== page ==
Burmese Language Statistics/Facts

The Burmese language is the official language of Myanmar, formerly known as Burma. Burmese is the native language of the Bamar or Burmans, a dominant ethnic faction of Burma making up two-thirds of the country’s population.

Burmese has a largely monosyllabic, tonal, syllable-timed quality. It follows a subject-object-verb sentence pattern. Specific emphasis is made on the status and the gender of the audience as pronouns would vary based on whoever is being spoken to. Burmese takes some loanwords from Indo-European languages, such as English, mostly in the form of nouns.

The Burmese language imported words from Sanskrit for religion, Chinese for games and food jargon, Hindi for shipping, food and administration. It also borrowed a handful of Portuguese words and other European languages.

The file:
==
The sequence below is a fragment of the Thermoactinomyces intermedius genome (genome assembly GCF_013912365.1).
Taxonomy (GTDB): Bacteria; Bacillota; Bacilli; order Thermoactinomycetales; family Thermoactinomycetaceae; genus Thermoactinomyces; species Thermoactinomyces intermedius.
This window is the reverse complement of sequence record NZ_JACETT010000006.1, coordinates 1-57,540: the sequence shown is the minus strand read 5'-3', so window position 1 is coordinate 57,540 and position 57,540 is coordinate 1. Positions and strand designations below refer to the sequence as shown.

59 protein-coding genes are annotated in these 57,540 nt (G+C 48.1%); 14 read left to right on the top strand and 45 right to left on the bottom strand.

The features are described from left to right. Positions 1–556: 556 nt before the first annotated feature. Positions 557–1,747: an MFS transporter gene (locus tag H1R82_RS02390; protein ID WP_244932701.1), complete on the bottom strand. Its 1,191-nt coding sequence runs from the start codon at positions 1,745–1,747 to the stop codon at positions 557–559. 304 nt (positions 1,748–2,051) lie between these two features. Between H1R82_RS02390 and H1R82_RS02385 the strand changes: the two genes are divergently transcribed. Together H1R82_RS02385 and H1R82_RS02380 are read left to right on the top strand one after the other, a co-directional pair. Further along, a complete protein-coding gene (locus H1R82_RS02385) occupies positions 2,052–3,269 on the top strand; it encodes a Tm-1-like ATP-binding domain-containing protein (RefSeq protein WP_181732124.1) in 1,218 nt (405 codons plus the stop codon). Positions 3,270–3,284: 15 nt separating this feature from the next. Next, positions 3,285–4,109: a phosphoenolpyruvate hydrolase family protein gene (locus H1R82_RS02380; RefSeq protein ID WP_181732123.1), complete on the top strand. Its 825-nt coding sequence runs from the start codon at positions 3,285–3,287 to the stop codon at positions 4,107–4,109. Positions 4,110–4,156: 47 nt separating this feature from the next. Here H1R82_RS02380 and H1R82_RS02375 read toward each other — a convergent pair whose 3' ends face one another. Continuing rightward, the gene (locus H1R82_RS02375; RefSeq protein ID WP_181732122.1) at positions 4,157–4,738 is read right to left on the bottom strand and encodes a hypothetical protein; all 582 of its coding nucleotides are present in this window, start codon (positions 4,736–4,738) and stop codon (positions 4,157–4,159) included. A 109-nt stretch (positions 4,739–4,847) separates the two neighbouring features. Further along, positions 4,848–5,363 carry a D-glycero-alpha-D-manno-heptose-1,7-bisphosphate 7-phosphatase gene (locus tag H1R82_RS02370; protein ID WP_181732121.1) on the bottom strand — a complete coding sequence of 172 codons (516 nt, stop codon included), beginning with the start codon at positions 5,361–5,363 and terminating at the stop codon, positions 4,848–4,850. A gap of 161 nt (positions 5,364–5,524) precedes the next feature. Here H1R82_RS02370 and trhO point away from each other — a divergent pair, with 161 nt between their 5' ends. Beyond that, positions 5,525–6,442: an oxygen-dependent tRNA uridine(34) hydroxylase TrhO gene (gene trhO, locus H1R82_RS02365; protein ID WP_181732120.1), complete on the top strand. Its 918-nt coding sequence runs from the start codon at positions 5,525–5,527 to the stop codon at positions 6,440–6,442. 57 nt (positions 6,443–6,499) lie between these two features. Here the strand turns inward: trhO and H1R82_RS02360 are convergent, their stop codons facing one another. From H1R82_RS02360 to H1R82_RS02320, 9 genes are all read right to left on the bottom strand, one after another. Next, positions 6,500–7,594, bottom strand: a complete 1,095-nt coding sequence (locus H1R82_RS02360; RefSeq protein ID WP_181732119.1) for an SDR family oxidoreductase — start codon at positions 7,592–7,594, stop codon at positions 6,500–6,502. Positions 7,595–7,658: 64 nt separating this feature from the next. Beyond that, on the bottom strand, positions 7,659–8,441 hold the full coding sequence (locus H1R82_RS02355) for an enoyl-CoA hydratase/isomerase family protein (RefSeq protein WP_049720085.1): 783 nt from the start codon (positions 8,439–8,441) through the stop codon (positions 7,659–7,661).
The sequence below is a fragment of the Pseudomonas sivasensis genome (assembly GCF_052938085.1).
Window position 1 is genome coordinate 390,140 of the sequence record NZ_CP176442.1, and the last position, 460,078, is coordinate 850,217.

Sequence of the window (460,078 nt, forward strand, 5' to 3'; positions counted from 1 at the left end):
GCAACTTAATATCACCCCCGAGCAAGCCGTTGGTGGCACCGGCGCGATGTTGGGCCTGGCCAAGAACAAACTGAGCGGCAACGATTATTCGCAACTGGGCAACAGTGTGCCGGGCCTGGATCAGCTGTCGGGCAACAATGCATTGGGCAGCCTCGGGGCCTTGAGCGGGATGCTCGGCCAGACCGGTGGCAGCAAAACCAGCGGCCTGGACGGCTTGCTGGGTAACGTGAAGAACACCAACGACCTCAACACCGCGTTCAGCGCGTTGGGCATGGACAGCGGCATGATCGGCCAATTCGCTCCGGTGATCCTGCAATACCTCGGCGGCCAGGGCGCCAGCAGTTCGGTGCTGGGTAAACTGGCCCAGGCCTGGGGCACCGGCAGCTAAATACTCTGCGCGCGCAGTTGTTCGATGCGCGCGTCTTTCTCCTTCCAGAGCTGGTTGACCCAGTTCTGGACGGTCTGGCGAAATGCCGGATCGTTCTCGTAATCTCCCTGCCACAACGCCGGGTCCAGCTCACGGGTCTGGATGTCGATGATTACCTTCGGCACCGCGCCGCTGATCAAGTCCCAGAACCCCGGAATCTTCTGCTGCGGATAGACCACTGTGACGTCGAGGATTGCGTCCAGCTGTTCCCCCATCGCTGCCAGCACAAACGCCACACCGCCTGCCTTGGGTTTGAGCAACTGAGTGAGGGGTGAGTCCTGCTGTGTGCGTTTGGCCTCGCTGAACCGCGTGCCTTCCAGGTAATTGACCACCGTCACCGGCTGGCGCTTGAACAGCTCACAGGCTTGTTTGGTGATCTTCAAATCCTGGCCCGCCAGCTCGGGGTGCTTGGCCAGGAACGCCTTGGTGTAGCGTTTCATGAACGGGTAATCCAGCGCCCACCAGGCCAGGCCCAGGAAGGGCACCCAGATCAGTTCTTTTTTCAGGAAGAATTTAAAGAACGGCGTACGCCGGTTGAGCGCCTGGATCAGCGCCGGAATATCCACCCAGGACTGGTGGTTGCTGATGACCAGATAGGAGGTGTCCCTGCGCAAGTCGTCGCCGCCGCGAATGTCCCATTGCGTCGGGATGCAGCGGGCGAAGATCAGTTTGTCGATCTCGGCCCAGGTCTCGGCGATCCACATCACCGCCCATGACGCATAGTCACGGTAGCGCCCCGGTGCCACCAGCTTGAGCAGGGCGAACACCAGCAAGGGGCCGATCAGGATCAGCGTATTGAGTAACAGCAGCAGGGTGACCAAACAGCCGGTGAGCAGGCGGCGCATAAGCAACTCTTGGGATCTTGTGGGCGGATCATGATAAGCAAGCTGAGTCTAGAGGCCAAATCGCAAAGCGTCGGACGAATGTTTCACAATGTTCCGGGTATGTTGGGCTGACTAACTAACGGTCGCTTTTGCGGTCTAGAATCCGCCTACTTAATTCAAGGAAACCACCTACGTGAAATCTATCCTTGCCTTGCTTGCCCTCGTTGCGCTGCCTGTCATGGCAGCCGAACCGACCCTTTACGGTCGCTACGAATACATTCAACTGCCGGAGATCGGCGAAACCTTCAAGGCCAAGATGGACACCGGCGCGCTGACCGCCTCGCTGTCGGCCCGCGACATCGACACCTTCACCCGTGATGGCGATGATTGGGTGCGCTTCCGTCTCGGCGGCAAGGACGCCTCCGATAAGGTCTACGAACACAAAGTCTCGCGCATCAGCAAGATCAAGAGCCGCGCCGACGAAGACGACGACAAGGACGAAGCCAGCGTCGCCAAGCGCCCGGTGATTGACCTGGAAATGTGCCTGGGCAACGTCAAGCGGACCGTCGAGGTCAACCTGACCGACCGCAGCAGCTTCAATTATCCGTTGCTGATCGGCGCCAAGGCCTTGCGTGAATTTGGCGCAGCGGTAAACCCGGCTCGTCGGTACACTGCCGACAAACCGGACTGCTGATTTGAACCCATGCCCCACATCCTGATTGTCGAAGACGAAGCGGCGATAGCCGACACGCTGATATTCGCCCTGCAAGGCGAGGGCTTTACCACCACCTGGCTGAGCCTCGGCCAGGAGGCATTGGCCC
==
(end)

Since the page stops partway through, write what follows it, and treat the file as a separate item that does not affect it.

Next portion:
Burmese is classified as part of the Tibeto-Burman group of spoken languages, considered as a sub-family of the Sino-Tibetan family of spoken languages. Currently, Burmese is spoken as a first language by 32 million people, and by approximately 10 million as a second language. It is also being regulated by the Myanmar language Commission.

Burmese Dialects

Dialect Region
ShanShan State, eastern Burma region; spoken by approximately 3,200,000
KarenKaren State, southern and southeastern Burma region; spoken by approximately 2,600,000
Kachin or JingphoKachin State, northern Burma region; spoken by approximately 900,000
ChinChin State, western Burma region; spoken by approximately 780,000
MonMon State, southern Burma region; spoken by approximately 750,000
RakhineRakhine State, western coast of Burma; spoken by approximately 730,000

Countries Where Burmese Is Spoken

  • Burma
  • Singapore
  • United States
  • Malaysia
  • Thailand

Burmese-Speaking Country Data

Country: Burma/Myanmar

Capital: Naypyidaw